6. dave says

    “But if you are going to argue that the wonderful things that religion has inspired some people to do entitles those beliefs to preferential treatment, then I am afraid that you cannot close the door to the counter argument.”

    I disagree.

    Many times I have heard the line, ‘more people have been killed in the name of God than any other reason.’

    Who said God was/is the reason for any death? How do we know the real reason isn’t the quest for land, power, money, or historic artifacts? Just because something is labeled a religious war doesn’t mean the motivation for the war is godly.

    Whether a god exists or not I’m not sure. But what I can say for sure is that I have seen individuals changed profoundly because of a new found faith in God. Yet, I’ve yet to see someone changed for the worse because of a new found faith.

    Alas, I guess I’m just being irrational.

  7. says

    Kathy, Corbin, and Dave,

    Thanks for the comments.

    I started responding to each of you but then decided that it made more sense to have one coherent response rather than patchy separate responses. Since it got a little long, I am going to defer writng it until later this evening and will post it as a separate entry tomorrow morning.

    The one issue that I will write about at a future date is the last point Corbin made, about the good v. evil debate and whether the world would be better without religion altogether. I had not forgotten the issue but hadn’t got round to writing about it. But it will come failry soon!

  8. says

    As a fellow non-believer I’ve enjoyed this series because I love discussing religion, but find that it can be like walking a tight-rope depending on you are discussing it with. I always try to be respectful of the other person, but want them to respect me, other non-believers and believers of other faiths as well.

    Kathy’s concern is challenging and I’m still trying to wrap my thoughts around it. I agree that the paths to belief in the Easter Bunny or God can be quite similar–each predicated on faith rather than reason. The trouble seems to be that the Easter Bunny plays a smaller role in our lives while belief in God is central to many people’s world view.

    The extremity of the example seems to clarify the message, at the same time that it makes some uneasy. But a different example say comparing belief in Thor to Jesus, wouldn’t be as poignant, because most Americans have believed in the Easter Bunny or Tooth Fairy and many (not all) believers automatically dismiss the beliefs of other religions.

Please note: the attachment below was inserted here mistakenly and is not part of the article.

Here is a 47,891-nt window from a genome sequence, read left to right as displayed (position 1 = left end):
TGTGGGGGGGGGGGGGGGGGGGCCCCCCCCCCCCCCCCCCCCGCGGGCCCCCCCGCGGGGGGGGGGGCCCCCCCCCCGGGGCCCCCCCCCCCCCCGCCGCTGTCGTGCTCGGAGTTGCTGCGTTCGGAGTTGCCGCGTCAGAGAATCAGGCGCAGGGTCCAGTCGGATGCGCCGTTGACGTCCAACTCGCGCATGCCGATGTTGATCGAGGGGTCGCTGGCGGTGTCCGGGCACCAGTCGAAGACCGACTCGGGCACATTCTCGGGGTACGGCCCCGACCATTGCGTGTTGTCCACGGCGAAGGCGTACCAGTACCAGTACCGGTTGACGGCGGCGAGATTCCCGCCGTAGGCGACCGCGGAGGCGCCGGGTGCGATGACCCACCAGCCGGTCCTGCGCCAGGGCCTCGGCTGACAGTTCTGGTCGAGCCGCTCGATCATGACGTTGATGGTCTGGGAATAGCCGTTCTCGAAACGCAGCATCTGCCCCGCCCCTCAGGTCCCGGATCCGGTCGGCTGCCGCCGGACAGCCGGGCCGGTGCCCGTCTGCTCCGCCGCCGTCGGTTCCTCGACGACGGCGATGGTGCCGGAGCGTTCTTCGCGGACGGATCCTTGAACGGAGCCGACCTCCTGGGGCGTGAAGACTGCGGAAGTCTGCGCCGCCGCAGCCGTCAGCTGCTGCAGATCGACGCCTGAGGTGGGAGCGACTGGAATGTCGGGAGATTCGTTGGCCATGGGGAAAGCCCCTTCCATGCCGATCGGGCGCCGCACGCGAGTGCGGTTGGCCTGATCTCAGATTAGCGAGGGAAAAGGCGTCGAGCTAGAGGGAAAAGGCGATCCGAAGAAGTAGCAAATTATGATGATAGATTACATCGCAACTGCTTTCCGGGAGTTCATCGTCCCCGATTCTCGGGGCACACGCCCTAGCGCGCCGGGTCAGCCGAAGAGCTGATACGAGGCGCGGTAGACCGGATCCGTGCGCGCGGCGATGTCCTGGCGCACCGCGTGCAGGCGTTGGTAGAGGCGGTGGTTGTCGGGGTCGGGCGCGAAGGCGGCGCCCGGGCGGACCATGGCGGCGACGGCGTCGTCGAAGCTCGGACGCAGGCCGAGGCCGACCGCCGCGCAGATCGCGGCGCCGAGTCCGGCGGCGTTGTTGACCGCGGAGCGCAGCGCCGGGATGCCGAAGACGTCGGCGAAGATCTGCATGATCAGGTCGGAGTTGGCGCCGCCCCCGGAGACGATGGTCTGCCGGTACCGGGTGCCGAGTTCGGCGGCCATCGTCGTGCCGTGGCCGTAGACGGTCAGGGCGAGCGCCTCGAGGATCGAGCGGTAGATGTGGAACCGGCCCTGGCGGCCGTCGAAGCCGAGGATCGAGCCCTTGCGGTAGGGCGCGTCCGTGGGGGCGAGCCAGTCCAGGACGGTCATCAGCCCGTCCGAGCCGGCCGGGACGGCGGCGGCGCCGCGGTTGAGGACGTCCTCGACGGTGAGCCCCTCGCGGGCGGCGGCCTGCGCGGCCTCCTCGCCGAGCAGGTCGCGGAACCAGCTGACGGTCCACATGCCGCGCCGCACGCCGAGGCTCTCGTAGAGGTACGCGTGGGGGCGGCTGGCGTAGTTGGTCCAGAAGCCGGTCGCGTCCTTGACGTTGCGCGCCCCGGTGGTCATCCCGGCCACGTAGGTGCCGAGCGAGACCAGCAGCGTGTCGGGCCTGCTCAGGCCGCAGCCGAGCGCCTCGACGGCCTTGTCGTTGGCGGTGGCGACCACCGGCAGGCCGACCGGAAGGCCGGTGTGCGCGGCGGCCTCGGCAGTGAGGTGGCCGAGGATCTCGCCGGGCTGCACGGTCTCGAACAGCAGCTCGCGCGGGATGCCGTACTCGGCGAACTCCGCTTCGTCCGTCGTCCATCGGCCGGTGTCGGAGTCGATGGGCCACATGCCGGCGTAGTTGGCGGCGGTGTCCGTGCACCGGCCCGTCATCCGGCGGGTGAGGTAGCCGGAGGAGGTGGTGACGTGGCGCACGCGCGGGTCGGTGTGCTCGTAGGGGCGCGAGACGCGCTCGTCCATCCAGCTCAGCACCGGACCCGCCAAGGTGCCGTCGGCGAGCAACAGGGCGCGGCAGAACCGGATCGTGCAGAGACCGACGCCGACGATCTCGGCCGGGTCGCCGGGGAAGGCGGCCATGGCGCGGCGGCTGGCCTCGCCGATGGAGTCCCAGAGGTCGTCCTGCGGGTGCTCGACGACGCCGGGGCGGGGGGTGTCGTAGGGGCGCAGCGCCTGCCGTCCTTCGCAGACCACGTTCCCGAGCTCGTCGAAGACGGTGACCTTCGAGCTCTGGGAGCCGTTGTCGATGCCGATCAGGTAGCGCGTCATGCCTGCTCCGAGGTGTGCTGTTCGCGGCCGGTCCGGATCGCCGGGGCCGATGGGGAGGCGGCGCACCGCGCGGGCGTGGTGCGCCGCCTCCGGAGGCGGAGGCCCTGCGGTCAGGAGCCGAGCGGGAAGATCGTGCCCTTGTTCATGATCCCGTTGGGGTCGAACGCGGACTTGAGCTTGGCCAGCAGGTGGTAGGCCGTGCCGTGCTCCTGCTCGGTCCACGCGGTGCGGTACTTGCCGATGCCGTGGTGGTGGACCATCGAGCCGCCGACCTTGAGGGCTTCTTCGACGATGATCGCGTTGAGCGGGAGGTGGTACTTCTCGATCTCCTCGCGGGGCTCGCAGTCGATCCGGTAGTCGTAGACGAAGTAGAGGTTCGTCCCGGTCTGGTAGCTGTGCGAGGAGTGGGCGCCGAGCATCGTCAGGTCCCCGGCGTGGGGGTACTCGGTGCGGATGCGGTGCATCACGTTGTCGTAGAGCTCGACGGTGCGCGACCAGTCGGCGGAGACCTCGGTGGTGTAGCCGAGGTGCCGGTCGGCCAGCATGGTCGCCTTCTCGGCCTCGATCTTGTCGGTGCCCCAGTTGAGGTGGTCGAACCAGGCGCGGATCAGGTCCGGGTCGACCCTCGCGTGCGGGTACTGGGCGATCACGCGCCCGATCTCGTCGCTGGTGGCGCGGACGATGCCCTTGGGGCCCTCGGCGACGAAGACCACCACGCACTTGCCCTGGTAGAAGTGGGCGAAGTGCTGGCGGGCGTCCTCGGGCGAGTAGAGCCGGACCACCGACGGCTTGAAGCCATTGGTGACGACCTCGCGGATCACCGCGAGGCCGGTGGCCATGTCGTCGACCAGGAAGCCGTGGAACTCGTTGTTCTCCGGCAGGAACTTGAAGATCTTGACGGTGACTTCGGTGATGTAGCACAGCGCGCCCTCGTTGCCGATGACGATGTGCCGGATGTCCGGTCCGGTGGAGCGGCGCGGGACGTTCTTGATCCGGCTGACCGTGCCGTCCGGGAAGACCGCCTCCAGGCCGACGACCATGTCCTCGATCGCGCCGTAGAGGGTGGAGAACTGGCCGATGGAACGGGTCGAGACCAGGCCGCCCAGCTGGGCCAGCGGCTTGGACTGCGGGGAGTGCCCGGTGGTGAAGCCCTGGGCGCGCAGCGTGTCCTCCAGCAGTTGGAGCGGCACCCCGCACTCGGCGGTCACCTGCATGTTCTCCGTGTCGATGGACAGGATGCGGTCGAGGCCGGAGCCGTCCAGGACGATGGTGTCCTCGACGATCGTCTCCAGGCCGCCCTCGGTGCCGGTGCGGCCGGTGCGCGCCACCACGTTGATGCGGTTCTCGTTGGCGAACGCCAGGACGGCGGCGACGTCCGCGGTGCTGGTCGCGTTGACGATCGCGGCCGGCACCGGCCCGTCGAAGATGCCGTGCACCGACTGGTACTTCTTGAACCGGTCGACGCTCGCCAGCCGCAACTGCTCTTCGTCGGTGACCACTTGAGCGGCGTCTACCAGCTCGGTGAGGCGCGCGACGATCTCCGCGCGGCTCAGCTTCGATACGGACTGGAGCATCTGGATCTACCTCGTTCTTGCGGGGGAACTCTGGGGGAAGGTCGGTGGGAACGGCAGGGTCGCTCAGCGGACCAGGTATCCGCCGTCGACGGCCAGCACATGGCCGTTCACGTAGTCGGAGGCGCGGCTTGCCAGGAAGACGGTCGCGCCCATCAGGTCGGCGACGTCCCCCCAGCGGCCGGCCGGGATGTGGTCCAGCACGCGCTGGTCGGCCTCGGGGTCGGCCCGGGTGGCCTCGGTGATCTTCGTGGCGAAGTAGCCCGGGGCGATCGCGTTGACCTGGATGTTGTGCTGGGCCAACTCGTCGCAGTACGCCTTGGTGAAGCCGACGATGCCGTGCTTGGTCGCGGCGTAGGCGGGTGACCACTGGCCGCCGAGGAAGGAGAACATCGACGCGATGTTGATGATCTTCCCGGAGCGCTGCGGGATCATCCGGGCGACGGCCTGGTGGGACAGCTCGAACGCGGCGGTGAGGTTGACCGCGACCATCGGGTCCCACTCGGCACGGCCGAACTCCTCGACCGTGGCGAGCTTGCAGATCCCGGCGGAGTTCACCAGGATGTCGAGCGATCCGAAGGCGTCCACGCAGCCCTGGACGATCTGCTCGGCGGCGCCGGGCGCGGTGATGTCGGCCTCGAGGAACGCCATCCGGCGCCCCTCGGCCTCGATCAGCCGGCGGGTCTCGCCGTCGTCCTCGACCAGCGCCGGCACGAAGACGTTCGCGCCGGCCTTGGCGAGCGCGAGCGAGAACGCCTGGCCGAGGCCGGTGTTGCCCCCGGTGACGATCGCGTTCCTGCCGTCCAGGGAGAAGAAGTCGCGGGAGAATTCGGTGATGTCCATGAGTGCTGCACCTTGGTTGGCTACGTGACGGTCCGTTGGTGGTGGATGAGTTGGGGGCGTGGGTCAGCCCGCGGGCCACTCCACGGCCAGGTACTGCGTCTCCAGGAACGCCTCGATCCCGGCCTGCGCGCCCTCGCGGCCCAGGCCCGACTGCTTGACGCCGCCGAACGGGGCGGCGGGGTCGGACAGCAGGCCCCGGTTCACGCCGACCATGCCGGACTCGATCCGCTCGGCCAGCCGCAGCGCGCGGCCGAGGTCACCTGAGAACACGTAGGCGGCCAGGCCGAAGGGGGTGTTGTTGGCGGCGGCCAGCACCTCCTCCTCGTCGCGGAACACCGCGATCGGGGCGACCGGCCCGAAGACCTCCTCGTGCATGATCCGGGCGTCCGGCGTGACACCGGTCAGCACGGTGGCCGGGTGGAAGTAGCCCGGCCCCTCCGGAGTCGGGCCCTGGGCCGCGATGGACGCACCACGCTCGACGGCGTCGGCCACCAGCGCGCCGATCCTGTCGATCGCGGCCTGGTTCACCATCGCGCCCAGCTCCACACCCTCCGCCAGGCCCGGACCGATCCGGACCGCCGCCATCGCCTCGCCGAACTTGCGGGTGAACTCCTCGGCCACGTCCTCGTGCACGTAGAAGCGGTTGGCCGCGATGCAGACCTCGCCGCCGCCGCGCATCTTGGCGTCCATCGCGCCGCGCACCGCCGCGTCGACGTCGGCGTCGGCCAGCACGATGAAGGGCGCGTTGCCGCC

I don’t see your posts as trivializing people’s beliefs in God. Instead it seems to me that you are trying to equate the nature of belief rather than the beliefs themselves. I guess the question is how to word it so that everyone remains comfortable, yet given the nature of the topic, that may not be possible. Perhaps one has to cause discomfort to get to the root of the issue. I look forward to seeing tomorrow’s post to see where you take this next.

    The subject of religion for good or evil is another huge topic, and I think Dave makes a good point regarding “more people have been killed in the name of God than any other reason.” I’ve always interpreted it to mean that the humans made bad and/or evil decisions “in the name of God” so as to exert power and influence over others.

    If I were a believer, I think I would still blame the humans invoking God’s name rather than the God whose name they invoked. Mr. Deity makes this point well (and amusingly) in Mr. Deity and the top ten.

  9. Thought Shaman says

    I intend to post a longer response to issues raised here later.

    However, w.r.t. Dave’s observation that he is “yet to see someone changed for the worse because of a new found faith.” I have seen such a change, a colleague of mine admitted that he believed homosexuality was acceptable in society until he had a religious transformation and became a “Christian.” While, his transformation helped him in many ways, it also introduced in him at the very least a bigoted notion.